* Stroller/Carrier/Car Seat/High Chair – Yup, you’re going to need all that stuff. Don’t stress about it. You do NOT need a $1,500 stroller just because the latest celebrimom has it. You do need to pick products that are safe and reliable and meet whatever other standards you have. Just remember that your kid will throw up in it, at least once, no matter how much you spend on it.
* A Sense of Humor – I can guarantee that your sweet, adorable little baby will wait to spit up all over you until after you shower for the first time in two days and put on your last clean shirt. You will also experience one blessed morning when you are actually leaving on time, not 15 minutes late, and realize, as you pick up the infant seat with your precious bundle snugly snapped inside and grinning at you, that he has pooped. Big time. If you can’t learn to laugh at these situations, it’s going to be a long road.
* Your baby – All you really need is this new little person you get to spend the rest of your life getting to know. And all they really need is you. The gear, the clothes, the toys, it’s all just stuff. The soft baby smell at the back of the neck, the lip pursing when they’re fast asleep, the sighs, the grunts, the smiles, the cries, the things that only you will know about your child, that’s what you’ll remember down the road, not the model number of the car seat or what color the Boppy cover was.
That being said, you will actually need diapers. But you can always swipe a few from the hospital at discharge.

Grading Mommy

I chose this. This life. This job. This this. This stay-at-homeness. My choice. For my family.

So, why do I sometimes stop and wonder what the heck I was thinking to leave my job, my professional persona, my heels behind? Why do I feel I’m not as good at this whole stay at home mom gig as I thought I would be?
Back in the working world I suffered through the annual review. I took those days away from real work to complete the torturous process of self-analysis and goal setting for the next year. I strangely enjoyed those meetings, dreaming up new challenges and ways to meet them, looking back on a year’s worth of work to see what, in actuality, had I accomplished. New clients, client growth, story successes. All documented in a spreadsheet or report and gone over by bosses and bosses bosses followed up with a line-by-line of new goals and the all important performance raise circled at the bottom, initialed by me, put in a folder to endure the rinse and repeat process the following year.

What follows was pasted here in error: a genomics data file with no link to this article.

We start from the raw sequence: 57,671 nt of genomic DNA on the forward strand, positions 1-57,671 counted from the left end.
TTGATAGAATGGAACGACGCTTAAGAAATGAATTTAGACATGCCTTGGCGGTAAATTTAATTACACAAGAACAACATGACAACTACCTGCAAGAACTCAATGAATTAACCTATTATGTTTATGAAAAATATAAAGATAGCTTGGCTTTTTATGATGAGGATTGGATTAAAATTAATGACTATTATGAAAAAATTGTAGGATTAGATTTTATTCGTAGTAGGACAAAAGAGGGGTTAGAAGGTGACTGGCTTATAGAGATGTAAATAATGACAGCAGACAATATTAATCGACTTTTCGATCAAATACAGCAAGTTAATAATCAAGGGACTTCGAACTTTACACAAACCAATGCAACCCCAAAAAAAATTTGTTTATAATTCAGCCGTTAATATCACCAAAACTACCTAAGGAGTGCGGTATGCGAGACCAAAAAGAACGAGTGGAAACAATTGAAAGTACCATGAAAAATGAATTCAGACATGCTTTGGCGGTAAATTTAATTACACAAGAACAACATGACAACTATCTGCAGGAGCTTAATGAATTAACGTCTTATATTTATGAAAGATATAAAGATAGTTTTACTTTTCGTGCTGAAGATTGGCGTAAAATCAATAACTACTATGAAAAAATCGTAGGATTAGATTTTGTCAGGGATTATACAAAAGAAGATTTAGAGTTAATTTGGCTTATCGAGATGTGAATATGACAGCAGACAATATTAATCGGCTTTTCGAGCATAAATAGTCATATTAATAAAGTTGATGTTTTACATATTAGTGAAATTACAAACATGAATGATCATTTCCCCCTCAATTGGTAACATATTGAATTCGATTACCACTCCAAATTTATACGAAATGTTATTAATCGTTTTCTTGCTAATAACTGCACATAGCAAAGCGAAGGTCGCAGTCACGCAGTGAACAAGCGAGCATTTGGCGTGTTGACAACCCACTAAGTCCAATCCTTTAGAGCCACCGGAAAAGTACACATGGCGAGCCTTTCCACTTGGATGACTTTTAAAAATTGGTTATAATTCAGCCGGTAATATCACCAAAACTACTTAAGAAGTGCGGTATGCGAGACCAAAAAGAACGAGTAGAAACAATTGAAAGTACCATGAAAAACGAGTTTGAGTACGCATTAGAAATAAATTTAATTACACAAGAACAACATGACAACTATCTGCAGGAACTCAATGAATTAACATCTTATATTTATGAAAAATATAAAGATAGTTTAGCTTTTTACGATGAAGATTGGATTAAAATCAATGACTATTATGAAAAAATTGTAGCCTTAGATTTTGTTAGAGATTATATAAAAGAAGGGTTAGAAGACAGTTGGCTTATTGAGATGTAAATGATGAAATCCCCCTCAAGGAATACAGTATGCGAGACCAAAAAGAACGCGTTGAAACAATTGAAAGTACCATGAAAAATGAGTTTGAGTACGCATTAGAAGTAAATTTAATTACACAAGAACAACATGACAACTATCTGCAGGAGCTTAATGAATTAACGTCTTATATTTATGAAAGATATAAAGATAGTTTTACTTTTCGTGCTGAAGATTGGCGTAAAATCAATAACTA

The parameters for this new job are a bit more variable. Success or failure is fluid, the final results not in until years and years in the future. Instead, I find I measure myself against the day-to-day to-do list. And I’m often disheartened by what I see.
Cooking? Passable. Nothing too inspired.
Laundry? Onesies still banana stained, shorts still ice cream stained and really what is up with t-shirt sweat stains? And that doesn’t count the laundry I forget in the washer for three days that has to be rerun.
Housekeeping? Ugh. Don’t ask. The house is under a constant tornado watch. For every 10 things I clear off a surface, there seem to be 15 taking their place in the same spot by the time I return to it. I can’t seem to get ahead.
The kids? Unpredictable. At times sweet, loving, funny and well behaved. Other times, hitting and pushing and obstinate.
We’re all our own worst critics and how any one hour goes can define how we feel about the job we’re doing as parents. So why is this weighing heavy on my mind all of a sudden?
Peanut’s birthday party.
I put together a “handmade” pirate-themed party for Peanut’s fourth. We did a treasure hunt obstacle course, complete with treasure map that arrived in a glass bottle. I had a great time making it theme-y without making it pricey and the kids had a blast. Peanut’s still bringing it up and I received rave reviews from my friends and family.
And it felt good. Really good. That’s when I realized how rare that kind of feedback is. How long it’s been since I had accomplished something concrete with real results. Something that would have made the spreadsheet:
2010 Goal: Peanut’s 4th Birthday Party.
Create theme and execute on a budget a two hour party with snacks that results in joy, laughter and memories for the birthday boy and 10 to 15 young guests.
Unfortunately, most of the mommy tasks don’t fit so well into the corporate personnel analysis model and I’m left wondering if I’m doing enough, well enough. The fact of the matter is, who would be qualified to judge this job I’m doing anyway?
I know this is a circular problem. There are no answers. There are no yearly reviews to fall back on. There are only the day-to-day challenges. There are only the highs and the lows.